And now America’s premiere cutprice carrier is turning its attention to the longdistance market. Southwest Airlines, the only major U.S. carrier operating at a profit (it expects this year to be its 30th consecutive year in the black), has announced that starting in September it will serve the BaltimoreLos Angeles route, with its highest oneway ticket going for $299. United charges $1,127. This differential is simply too great for even the business traveler to ignore. Since the Baltimore airport is as accessible to travelers from Washington as is United’s hub at Dulles, there is little prospect that the bigger carrier can sustain its current fare structure.
Just as auto buyers surf the net for bargains, so do travelers. Just as auto buyers expect bargains, so do travelers. Just as the ability to control costs so as to meet consumers’ price expectations is now the dominant factor determining the future of the auto makers, so it is the key to what the airline industry will look like a few years from now. One thing is certain: it will not resemble today’s industry.
Nor will apparel retailing, a $166 billion business. Just look at the June figures for retail sales. The big discounters—WalMart, Target, Costco, Dollar General, and Kohl’s—reported gains in stores open for at least one year of 7.9 percent, 4.9 percent, 6.0 percent, 11.8 percent, and 14.8 percent, respectively. Meanwhile, department stores Sears, Federated, J.C. Penney, and May saw sales fall off, and Saks and Neiman Marcus eked out gains of only 1.2 percent and 1.7 percent, respectively, over last year.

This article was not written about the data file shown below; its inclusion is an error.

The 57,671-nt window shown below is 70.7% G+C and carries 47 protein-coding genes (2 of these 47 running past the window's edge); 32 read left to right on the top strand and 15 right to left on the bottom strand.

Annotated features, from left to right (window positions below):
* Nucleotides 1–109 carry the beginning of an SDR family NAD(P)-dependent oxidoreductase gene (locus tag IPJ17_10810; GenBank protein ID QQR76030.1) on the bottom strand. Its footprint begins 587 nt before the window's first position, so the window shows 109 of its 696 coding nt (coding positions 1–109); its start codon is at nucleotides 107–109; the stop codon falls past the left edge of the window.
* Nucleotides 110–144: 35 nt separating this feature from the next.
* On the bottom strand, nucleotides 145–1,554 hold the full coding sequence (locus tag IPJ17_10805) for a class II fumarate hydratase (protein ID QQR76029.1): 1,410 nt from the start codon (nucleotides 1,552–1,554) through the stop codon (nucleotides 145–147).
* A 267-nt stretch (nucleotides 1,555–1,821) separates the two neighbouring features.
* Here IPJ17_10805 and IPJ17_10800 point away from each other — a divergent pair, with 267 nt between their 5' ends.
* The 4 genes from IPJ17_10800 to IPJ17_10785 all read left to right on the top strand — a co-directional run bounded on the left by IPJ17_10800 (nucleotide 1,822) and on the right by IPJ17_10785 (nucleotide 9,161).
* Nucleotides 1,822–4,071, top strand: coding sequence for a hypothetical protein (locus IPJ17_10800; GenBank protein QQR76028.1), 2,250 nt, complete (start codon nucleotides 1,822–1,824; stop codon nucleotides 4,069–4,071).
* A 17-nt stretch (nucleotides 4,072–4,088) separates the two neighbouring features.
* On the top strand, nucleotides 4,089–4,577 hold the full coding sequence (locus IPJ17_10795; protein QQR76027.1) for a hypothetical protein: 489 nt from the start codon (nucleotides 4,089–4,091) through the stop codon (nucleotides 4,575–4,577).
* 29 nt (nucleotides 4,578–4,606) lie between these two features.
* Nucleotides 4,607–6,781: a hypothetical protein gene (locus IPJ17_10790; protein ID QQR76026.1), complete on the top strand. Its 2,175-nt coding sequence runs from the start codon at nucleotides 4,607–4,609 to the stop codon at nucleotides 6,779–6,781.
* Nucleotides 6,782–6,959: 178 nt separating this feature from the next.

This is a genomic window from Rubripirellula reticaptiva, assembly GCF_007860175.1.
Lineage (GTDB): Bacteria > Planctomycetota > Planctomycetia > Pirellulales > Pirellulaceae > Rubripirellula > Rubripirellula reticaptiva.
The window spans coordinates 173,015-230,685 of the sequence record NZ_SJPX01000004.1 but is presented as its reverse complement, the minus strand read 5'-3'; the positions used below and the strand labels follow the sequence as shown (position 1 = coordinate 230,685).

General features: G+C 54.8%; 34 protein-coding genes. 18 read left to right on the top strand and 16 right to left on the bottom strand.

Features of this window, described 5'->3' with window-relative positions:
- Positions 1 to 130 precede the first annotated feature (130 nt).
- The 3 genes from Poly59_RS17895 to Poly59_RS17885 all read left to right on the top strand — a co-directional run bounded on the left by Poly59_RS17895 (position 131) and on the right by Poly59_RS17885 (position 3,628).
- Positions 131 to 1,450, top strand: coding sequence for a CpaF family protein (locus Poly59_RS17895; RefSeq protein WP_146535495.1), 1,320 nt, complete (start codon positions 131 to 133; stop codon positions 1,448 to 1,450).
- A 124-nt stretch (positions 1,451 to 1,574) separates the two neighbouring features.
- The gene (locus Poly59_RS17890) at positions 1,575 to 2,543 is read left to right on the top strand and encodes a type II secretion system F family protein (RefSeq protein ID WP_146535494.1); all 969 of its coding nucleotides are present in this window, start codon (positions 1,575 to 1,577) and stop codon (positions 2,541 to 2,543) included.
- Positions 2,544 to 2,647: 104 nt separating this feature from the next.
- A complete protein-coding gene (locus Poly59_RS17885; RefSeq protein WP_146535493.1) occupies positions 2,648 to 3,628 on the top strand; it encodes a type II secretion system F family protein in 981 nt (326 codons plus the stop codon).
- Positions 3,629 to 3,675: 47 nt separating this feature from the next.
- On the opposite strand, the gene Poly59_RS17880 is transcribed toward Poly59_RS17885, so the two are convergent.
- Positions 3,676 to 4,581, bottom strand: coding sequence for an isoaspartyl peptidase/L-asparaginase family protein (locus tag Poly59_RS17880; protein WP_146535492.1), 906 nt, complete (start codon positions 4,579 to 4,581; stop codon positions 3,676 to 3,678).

This is no onemonth flash in the pan. The preference for discounters has changed for retailing for good. “Consumers are laser beamfocused on finding the best value,” says Emme Kozloff of Sanford Bernstein & Co. And Brand Keys, a New York marketing consultancy, surveyed 7,500 apparel customers and found that 57 percent say that brands and logos are less important to them than they were a few years ago.
So the consumer is king, whether he or she is driving, flying, or shopping. And his weapon is price—an insistence that he get real value for money. Oldline companies in the auto, airline, and apparel retailing industries will never again have an easy time separating customers from their money, or incorporating fat margins into their prices.
This article appeared in London’s Sunday Times on July 21, 2002, and is reprinted with permission.
Irwin Stelzer is a Senior Fellow and Director of Economic Policy Studies for the Hudson Institute. He is also the U.S. economist and political columnist for The Sunday Times (London) and The Courier Mail (Australia), a columnist for The New York Post, and an honorary fellow of the Centre for Socio-Legal Studies for Wolfson College at Oxford University. He is the founder and former president of National Economic Research Associates and a consultant to several U.S. and United Kingdom industries on a variety of commercial and policy issues. He has a doctorate in economics from Cornell University and has taught at institutions such as Cornell, the University of Connecticut, New York University, and Nuffield College, Oxford.